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A small patch could soon replace blood tests

Drawing blood is a common component of many medical tests, but this somewhat invasive process may soon be a thing of the past as researchers at the University of Washington have developed a small patch that adheres to the skin to scan for biomarkers and signs of disease. 

The patch is the size of a dime and uses an array of needles less than a millimeter long to attach to the skin and tap into the interstitial fluid. This protein-rich liquid surrounding skin cells offers similar medical insights to blood and can even be superior as it is up to 800 times more sensitive than traditional biomarker tests.

The interstitial fluid has long been recognized as medically significant, but accessing it is difficult with conventional methods. Microneedles have traditionally been used primarily for vaccination and drug injection, but their use to access interstitial fluid opens up new doors in the field of medical care.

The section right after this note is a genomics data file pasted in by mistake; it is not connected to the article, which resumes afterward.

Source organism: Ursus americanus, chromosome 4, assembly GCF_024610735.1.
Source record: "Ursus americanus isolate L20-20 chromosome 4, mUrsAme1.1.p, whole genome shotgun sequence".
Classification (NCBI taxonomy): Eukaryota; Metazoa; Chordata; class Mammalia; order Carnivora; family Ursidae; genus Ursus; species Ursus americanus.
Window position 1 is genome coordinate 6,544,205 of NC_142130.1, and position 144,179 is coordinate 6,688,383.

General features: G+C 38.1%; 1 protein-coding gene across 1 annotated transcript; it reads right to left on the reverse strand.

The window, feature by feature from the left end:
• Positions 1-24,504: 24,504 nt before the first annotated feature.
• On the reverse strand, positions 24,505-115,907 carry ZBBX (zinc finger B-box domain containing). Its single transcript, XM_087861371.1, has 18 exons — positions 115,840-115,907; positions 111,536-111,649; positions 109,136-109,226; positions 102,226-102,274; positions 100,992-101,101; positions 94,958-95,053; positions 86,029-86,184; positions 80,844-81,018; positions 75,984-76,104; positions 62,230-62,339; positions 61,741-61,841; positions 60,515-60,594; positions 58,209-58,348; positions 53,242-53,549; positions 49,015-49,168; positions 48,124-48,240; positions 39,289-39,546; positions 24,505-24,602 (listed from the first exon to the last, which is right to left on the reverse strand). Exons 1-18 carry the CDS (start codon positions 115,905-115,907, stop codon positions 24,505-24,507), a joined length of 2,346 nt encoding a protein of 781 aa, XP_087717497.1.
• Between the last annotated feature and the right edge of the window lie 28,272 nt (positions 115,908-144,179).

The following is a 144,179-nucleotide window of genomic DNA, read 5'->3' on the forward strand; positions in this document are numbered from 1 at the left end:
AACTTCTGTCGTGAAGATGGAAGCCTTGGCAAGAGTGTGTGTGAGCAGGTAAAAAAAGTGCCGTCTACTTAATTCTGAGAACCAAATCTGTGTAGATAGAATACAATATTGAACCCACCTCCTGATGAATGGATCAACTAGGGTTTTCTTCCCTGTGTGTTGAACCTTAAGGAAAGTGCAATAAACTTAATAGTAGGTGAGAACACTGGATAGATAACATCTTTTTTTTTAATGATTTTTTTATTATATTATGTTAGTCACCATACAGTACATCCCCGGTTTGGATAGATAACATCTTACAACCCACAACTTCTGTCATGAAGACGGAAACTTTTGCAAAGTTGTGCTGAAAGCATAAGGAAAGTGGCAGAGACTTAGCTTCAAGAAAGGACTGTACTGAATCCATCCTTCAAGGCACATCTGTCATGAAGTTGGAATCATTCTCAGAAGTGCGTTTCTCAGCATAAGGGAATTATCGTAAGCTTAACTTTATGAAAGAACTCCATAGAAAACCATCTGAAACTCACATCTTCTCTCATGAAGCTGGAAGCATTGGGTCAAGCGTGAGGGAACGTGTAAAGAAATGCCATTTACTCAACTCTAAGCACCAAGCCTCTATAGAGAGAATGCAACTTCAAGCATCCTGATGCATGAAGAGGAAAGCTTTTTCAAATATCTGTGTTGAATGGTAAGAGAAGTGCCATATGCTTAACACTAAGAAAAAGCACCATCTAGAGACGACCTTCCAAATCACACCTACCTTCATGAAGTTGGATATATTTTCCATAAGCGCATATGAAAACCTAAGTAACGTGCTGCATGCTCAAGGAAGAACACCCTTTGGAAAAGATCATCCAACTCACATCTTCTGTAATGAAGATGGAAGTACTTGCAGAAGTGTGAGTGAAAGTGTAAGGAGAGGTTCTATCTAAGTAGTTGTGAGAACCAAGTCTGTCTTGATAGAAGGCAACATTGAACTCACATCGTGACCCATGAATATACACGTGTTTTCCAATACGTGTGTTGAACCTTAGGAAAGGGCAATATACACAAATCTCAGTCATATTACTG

According to the researchers, the patch stands to be most beneficial in areas with limited access to medical care where a lack of resources makes drawing blood difficult. Even for regions with ample medical equipment, the patch makes diagnostic tests easier, faster, and less invasive. 

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